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In statistics, mean has two related meanings:

Sample mean is often used as an estimator of the central tendency such as the population mean. However, other estimators are also used. For example, the median is a more robust estimator of the central tendency than the sample mean.

For a real-valued random variable X, the mean is the expectation of X. If the expectation does not exist, then the random variable has no mean.

For a data set, the mean is just the sum of all the observations divided by the number of observations. Once we have chosen this method of describing the communality of a data set, we usually use the standard deviation to describe how the observations differ. The standard deviation is the square root of the average of squared deviations from the mean.

The mean is the unique value about which the sum of squared deviations is a minimum. If you calculate the sum of squared deviations from any other measure of central tendency, it will be larger than for the mean. This explains why the standard deviation and the mean are usually cited together in statistical reports.

An alternative measure of dispersion is the mean deviation equivalent to the average absolute deviation from the mean. It is less sensitive to outliers, but less tractable whaen combining data sets.

The mean value of a function, , on an interval, , can also be calculated (using a limiting process on the data set definition) thus:

Note that not every probability distribution has a defined mean or variance - see the Cauchy distribution for an example.

The following is a summary of some of the multiple methods for calculating the mean of a set of n numbers. See the table of mathematical symbols for explanations of the symbols used.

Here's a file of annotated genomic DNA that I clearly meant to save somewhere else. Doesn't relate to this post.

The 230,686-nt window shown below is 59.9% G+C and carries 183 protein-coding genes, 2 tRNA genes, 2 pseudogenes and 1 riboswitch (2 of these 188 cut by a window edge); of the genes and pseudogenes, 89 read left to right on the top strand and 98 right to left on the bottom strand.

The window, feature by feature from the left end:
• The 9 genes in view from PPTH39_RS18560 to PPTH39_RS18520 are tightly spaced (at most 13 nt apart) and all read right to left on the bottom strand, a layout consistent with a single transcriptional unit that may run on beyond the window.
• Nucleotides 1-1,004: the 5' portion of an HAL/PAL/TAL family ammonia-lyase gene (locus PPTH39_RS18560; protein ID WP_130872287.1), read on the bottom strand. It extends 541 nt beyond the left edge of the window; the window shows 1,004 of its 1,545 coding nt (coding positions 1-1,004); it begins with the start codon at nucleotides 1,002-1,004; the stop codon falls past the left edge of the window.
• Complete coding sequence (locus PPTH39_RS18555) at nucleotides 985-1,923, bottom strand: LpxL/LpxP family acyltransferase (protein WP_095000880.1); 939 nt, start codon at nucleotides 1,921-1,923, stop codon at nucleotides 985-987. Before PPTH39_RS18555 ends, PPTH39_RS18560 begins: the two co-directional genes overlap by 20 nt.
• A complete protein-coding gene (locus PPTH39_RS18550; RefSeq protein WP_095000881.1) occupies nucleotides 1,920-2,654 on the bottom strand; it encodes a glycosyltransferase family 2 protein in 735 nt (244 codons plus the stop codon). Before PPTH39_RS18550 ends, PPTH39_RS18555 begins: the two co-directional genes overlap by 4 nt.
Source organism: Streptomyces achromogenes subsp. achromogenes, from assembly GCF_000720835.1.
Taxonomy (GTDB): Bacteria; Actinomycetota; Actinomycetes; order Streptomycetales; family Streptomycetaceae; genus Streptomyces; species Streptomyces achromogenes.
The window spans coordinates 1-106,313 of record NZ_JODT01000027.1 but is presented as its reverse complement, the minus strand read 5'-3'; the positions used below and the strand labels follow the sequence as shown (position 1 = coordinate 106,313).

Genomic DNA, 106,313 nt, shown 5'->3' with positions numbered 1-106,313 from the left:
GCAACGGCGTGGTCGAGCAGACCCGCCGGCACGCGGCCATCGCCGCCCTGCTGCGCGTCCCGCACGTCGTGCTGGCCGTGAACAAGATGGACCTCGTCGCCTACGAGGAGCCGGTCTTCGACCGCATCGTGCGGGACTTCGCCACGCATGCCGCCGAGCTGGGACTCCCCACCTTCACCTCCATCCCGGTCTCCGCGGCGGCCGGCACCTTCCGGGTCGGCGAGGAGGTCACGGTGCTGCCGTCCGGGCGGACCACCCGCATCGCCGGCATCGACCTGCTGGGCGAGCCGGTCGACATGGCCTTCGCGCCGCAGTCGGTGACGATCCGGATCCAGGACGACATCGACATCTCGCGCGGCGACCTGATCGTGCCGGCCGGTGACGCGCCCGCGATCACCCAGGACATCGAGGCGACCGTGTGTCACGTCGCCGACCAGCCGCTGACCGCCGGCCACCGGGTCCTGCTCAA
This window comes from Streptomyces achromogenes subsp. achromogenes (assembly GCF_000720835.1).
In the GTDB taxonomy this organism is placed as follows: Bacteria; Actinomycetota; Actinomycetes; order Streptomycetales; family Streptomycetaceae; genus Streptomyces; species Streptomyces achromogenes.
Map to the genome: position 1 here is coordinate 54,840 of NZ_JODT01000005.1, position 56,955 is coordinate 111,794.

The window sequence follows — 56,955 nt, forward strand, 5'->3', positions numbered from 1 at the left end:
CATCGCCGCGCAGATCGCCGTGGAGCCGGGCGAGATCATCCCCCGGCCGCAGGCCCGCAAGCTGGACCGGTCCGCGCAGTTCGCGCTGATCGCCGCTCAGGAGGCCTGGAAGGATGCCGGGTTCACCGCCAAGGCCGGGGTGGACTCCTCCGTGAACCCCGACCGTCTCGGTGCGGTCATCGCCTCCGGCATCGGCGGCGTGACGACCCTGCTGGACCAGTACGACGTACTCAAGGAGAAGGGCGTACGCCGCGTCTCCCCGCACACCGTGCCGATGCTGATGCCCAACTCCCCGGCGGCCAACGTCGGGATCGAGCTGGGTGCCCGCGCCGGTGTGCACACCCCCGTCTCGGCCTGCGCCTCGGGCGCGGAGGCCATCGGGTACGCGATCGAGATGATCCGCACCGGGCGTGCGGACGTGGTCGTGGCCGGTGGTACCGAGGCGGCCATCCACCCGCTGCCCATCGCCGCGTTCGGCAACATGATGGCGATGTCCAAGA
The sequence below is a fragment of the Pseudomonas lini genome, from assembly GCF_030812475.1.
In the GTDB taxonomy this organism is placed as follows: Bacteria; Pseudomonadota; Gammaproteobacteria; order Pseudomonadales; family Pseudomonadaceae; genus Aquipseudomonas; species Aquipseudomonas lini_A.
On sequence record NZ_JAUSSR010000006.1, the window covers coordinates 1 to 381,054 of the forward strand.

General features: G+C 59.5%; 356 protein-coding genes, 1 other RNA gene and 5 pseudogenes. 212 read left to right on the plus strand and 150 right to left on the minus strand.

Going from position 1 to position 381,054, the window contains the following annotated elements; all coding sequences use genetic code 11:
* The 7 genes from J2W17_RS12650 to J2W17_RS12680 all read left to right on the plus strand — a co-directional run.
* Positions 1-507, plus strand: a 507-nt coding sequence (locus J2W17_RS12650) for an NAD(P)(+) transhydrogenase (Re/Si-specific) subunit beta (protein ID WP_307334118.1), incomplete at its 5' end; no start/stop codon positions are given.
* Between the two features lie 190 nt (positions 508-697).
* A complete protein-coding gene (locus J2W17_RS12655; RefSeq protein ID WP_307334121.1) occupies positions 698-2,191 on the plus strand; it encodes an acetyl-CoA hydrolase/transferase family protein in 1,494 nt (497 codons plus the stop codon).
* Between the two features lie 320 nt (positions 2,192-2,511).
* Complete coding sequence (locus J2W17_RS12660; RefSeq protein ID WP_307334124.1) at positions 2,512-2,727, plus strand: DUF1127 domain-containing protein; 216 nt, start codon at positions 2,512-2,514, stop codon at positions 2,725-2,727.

Table of contents
1 Arithmetic Mean
2 Geometric Mean
3 Harmonic Mean
4 Generalized Mean
5 Weighted Mean
6 Interquartile mean
7 See also
8 Further reading

Arithmetic Mean

The arithmetic mean is the "standard" average, often simply called the "mean". It is used for many purposes but also often abused by incorrectly using it to describe skewed distributions, with highly misleading results. The classic example is average income - using the arithmetic mean makes it appear to be much higher than is in fact the case. Consider the scores {1, 2, 2, 2, 3, 9}. The arithmetic mean is 3.16, but five out of six scores are below this!)

Geometric Mean

The geometric mean is an average which is useful for sets of numbers which are interpreted according to their product and not their sum (as is the case with the arithmetic mean). For example rates of growth.

Harmonic Mean

The harmonic mean is an average which is useful for sets of numbers which are defined in relation to some unit, for example speed (distance per unit of time).

Generalized Mean

The generalized mean is an abstraction of the Arithmetic, Geometric and Harmonic Means.

By choosing the appropriate value for the parameter m we can get the arithmetic mean (m = 1), the geometric mean (m -> 0) or the harmonic mean (m = -1)

This could be generalised further as

and again a suitable choice of an invertible f(x) will give the arithmetic mean with f(x)=x, the geometric mean with f(x)=log(x), and the harmonic mean with f(x)=1/x.

Weighted Mean

The weighted mean is used, if one wants to combine average values from samples of the same population with different sample sizes:

The weights represent the bounds of the partial sample. In other applications they represent a measure for the reliability of the influence upon the mean by respective values.

Interquartile mean

The interquartile mean is used when a set of numbers (the data) might be contaminated by inaccurate (ie. much too low or much too high) values. This is simply the arithmetic mean after removing a certain number of the lowest and the highest values. The number of values removed is indicated as a percentage of total number of values.

See also

Further reading